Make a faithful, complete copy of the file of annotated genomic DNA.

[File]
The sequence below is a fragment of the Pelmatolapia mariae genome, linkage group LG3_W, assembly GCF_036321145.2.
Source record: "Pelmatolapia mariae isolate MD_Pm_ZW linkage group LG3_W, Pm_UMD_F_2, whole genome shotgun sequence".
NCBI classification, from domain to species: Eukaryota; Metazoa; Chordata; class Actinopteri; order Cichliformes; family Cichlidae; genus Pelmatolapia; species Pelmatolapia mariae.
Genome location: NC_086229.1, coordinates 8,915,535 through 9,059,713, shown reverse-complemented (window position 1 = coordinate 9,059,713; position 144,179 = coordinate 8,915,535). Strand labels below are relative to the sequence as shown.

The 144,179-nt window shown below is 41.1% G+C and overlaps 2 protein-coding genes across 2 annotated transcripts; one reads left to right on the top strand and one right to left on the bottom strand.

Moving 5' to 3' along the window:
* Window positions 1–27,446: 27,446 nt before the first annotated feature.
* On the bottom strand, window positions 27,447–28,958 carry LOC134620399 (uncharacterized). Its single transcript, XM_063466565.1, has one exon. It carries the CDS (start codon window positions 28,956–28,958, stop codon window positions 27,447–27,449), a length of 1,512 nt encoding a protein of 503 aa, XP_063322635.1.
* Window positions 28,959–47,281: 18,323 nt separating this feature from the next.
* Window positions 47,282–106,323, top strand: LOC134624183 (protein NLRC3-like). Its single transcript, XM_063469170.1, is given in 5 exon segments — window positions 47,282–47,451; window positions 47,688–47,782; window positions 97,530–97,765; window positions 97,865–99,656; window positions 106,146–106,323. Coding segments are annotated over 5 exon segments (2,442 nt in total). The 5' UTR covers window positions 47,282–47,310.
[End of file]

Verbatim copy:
The sequence below is a fragment of the Pelmatolapia mariae genome, linkage group LG3_W, assembly GCF_036321145.2.
Source record: "Pelmatolapia mariae isolate MD_Pm_ZW linkage group LG3_W, Pm_UMD_F_2, whole genome shotgun sequence".
NCBI classification, from domain to species: Eukaryota; Metazoa; Chordata; class Actinopteri; order Cichliformes; family Cichlidae; genus Pelmatolapia; species Pelmatolapia mariae.
Genome location: NC_086229.1, coordinates 8,915,535 through 9,059,713, shown reverse-complemented (window position 1 = coordinate 9,059,713; position 144,179 = coordinate 8,915,535). Strand labels below are relative to the sequence as shown.

The 144,179-nt window shown below is 41.1% G+C and overlaps 2 protein-coding genes across 2 annotated transcripts; one reads left to right on the top strand and one right to left on the bottom strand.

Moving 5' to 3' along the window:
* Window positions 1–27,446: 27,446 nt before the first annotated feature.
* On the bottom strand, window positions 27,447–28,958 carry LOC134620399 (uncharacterized). Its single transcript, XM_063466565.1, has one exon. It carries the CDS (start codon window positions 28,956–28,958, stop codon window positions 27,447–27,449), a length of 1,512 nt encoding a protein of 503 aa, XP_063322635.1.
* Window positions 28,959–47,281: 18,323 nt separating this feature from the next.
* Window positions 47,282–106,323, top strand: LOC134624183 (protein NLRC3-like). Its single transcript, XM_063469170.1, is given in 5 exon segments — window positions 47,282–47,451; window positions 47,688–47,782; window positions 97,530–97,765; window positions 97,865–99,656; window positions 106,146–106,323. Coding segments are annotated over 5 exon segments (2,442 nt in total). The 5' UTR covers window positions 47,282–47,310.